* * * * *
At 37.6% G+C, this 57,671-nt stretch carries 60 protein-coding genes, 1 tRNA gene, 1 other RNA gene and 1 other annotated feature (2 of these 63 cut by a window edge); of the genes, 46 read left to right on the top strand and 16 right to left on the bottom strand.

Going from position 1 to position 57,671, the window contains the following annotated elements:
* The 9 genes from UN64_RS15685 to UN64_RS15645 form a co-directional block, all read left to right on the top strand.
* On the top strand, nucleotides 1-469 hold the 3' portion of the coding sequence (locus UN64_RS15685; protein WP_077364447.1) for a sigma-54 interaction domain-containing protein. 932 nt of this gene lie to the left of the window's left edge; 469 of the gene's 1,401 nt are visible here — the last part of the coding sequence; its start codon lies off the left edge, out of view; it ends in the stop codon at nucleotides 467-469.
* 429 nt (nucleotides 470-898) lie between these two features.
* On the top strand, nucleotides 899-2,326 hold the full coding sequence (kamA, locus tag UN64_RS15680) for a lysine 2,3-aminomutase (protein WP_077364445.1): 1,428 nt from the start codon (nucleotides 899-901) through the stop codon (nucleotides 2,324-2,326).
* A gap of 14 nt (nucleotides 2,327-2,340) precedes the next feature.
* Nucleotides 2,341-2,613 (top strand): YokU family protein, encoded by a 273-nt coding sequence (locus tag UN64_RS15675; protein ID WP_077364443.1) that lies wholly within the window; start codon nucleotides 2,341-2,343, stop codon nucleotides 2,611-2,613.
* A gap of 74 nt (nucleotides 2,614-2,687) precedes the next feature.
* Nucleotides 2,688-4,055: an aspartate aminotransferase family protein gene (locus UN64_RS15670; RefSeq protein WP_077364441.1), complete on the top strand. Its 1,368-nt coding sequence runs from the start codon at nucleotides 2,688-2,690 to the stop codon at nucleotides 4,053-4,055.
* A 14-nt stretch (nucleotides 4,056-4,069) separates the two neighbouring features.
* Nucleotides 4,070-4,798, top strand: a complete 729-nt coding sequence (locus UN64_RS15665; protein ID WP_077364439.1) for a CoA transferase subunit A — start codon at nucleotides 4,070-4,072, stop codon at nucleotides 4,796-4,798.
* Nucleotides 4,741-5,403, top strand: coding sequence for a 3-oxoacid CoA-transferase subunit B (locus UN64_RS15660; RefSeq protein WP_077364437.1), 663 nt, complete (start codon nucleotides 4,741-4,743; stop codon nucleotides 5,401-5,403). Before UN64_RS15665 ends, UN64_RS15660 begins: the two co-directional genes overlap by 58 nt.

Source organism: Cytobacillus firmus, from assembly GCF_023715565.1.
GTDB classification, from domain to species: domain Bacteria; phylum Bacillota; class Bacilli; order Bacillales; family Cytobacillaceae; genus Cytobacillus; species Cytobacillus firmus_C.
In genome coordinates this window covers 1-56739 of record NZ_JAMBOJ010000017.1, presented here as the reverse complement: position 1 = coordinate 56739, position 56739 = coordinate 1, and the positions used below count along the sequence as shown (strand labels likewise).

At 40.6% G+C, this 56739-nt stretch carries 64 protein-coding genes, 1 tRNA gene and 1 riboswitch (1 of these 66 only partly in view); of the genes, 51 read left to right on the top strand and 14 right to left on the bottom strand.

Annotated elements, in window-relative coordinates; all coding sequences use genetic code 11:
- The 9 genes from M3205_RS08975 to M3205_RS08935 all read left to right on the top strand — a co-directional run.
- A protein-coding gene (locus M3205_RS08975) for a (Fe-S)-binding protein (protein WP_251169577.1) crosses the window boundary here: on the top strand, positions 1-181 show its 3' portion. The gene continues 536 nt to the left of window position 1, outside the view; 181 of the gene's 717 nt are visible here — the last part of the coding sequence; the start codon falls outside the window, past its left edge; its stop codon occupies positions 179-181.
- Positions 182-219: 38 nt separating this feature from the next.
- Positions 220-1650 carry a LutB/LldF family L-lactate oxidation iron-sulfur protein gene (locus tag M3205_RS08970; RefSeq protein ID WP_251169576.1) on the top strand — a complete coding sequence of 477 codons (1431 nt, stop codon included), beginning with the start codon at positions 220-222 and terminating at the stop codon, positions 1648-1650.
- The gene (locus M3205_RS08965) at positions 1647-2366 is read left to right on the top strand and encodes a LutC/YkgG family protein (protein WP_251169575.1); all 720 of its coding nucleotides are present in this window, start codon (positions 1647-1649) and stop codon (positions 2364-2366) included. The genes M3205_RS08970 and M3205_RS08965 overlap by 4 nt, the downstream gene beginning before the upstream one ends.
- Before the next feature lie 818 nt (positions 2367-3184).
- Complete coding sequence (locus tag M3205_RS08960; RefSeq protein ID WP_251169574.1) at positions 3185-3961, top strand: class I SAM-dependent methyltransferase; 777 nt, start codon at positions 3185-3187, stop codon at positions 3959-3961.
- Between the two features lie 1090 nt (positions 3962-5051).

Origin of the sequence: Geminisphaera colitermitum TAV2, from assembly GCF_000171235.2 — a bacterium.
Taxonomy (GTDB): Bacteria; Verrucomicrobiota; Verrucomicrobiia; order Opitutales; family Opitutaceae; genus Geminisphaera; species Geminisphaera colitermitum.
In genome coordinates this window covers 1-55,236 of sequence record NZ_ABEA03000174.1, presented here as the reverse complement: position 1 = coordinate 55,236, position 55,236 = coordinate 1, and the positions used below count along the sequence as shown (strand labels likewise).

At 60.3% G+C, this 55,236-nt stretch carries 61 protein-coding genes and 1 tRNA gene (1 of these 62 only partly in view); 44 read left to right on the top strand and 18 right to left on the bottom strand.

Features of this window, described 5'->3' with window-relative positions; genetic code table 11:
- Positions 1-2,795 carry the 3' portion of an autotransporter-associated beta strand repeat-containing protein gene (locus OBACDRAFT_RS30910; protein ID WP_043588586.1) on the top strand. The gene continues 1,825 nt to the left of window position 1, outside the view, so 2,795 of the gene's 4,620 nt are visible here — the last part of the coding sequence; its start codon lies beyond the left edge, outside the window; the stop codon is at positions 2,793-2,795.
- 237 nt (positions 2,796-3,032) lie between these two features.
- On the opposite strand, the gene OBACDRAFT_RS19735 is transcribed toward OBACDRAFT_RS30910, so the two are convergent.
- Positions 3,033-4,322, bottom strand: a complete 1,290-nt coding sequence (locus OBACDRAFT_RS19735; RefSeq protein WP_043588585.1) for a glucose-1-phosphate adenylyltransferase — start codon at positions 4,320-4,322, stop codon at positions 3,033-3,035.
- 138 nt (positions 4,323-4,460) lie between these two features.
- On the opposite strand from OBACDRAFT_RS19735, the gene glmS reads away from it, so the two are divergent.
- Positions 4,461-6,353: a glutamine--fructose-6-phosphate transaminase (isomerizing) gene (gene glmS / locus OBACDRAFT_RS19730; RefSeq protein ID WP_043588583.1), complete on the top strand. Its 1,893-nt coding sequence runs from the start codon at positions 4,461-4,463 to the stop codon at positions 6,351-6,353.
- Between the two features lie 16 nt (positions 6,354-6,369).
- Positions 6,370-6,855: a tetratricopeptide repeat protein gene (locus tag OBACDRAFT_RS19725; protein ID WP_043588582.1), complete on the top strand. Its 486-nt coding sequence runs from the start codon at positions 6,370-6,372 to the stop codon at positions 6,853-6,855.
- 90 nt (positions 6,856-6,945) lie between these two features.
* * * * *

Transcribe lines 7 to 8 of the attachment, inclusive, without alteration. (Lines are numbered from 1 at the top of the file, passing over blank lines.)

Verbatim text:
* A gap of 14 nt (nucleotides 2,327-2,340) precedes the next feature.
* Nucleotides 2,341-2,613 (top strand): YokU family protein, encoded by a 273-nt coding sequence (locus tag UN64_RS15675; protein ID WP_077364443.1) that lies wholly within the window; start codon nucleotides 2,341-2,343, stop codon nucleotides 2,611-2,613.